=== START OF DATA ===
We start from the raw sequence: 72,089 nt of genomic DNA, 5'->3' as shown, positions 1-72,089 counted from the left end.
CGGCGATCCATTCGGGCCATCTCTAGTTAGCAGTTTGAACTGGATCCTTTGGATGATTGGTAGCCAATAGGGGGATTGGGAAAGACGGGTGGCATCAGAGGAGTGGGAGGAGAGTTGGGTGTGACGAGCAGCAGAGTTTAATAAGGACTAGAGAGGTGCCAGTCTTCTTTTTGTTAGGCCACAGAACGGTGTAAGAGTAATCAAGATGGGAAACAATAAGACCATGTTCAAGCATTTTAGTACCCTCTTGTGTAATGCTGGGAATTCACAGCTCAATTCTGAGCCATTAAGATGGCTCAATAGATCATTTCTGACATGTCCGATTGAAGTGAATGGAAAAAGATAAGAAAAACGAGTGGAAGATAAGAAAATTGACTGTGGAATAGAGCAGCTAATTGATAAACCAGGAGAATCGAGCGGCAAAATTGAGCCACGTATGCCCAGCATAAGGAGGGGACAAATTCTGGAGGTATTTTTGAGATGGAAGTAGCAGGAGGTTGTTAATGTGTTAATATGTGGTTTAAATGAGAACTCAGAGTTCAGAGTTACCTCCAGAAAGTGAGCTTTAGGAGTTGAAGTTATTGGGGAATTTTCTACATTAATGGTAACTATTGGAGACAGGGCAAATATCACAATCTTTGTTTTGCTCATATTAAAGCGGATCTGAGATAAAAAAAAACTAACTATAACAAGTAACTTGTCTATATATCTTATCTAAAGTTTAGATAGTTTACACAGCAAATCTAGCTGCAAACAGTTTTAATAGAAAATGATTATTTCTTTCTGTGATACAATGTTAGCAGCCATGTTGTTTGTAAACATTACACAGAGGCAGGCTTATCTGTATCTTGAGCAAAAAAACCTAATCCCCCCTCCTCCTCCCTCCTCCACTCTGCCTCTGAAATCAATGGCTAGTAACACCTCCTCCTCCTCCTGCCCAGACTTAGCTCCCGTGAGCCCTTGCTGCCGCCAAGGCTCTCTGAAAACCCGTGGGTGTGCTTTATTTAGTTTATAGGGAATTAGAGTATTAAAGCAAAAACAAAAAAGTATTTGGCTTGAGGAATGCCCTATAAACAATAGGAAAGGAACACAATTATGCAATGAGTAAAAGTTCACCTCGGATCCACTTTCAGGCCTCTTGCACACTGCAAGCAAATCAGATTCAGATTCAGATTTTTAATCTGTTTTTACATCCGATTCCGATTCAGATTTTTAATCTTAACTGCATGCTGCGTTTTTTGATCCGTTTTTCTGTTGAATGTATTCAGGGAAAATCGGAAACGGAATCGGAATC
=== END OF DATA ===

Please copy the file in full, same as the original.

We start from the raw sequence: 72,089 nt of genomic DNA, 5'->3' as shown, positions 1-72,089 counted from the left end.
CGGCGATCCATTCGGGCCATCTCTAGTTAGCAGTTTGAACTGGATCCTTTGGATGATTGGTAGCCAATAGGGGGATTGGGAAAGACGGGTGGCATCAGAGGAGTGGGAGGAGAGTTGGGTGTGACGAGCAGCAGAGTTTAATAAGGACTAGAGAGGTGCCAGTCTTCTTTTTGTTAGGCCACAGAACGGTGTAAGAGTAATCAAGATGGGAAACAATAAGACCATGTTCAAGCATTTTAGTACCCTCTTGTGTAATGCTGGGAATTCACAGCTCAATTCTGAGCCATTAAGATGGCTCAATAGATCATTTCTGACATGTCCGATTGAAGTGAATGGAAAAAGATAAGAAAAACGAGTGGAAGATAAGAAAATTGACTGTGGAATAGAGCAGCTAATTGATAAACCAGGAGAATCGAGCGGCAAAATTGAGCCACGTATGCCCAGCATAAGGAGGGGACAAATTCTGGAGGTATTTTTGAGATGGAAGTAGCAGGAGGTTGTTAATGTGTTAATATGTGGTTTAAATGAGAACTCAGAGTTCAGAGTTACCTCCAGAAAGTGAGCTTTAGGAGTTGAAGTTATTGGGGAATTTTCTACATTAATGGTAACTATTGGAGACAGGGCAAATATCACAATCTTTGTTTTGCTCATATTAAAGCGGATCTGAGATAAAAAAAAACTAACTATAACAAGTAACTTGTCTATATATCTTATCTAAAGTTTAGATAGTTTACACAGCAAATCTAGCTGCAAACAGTTTTAATAGAAAATGATTATTTCTTTCTGTGATACAATGTTAGCAGCCATGTTGTTTGTAAACATTACACAGAGGCAGGCTTATCTGTATCTTGAGCAAAAAAACCTAATCCCCCCTCCTCCTCCCTCCTCCACTCTGCCTCTGAAATCAATGGCTAGTAACACCTCCTCCTCCTCCTGCCCAGACTTAGCTCCCGTGAGCCCTTGCTGCCGCCAAGGCTCTCTGAAAACCCGTGGGTGTGCTTTATTTAGTTTATAGGGAATTAGAGTATTAAAGCAAAAACAAAAAAGTATTTGGCTTGAGGAATGCCCTATAAACAATAGGAAAGGAACACAATTATGCAATGAGTAAAAGTTCACCTCGGATCCACTTTCAGGCCTCTTGCACACTGCAAGCAAATCAGATTCAGATTCAGATTTTTAATCTGTTTTTACATCCGATTCCGATTCAGATTTTTAATCTTAACTGCATGCTGCGTTTTTTGATCCGTTTTTCTGTTGAATGTATTCAGGGAAAATCGGAAACGGAATCGGAATC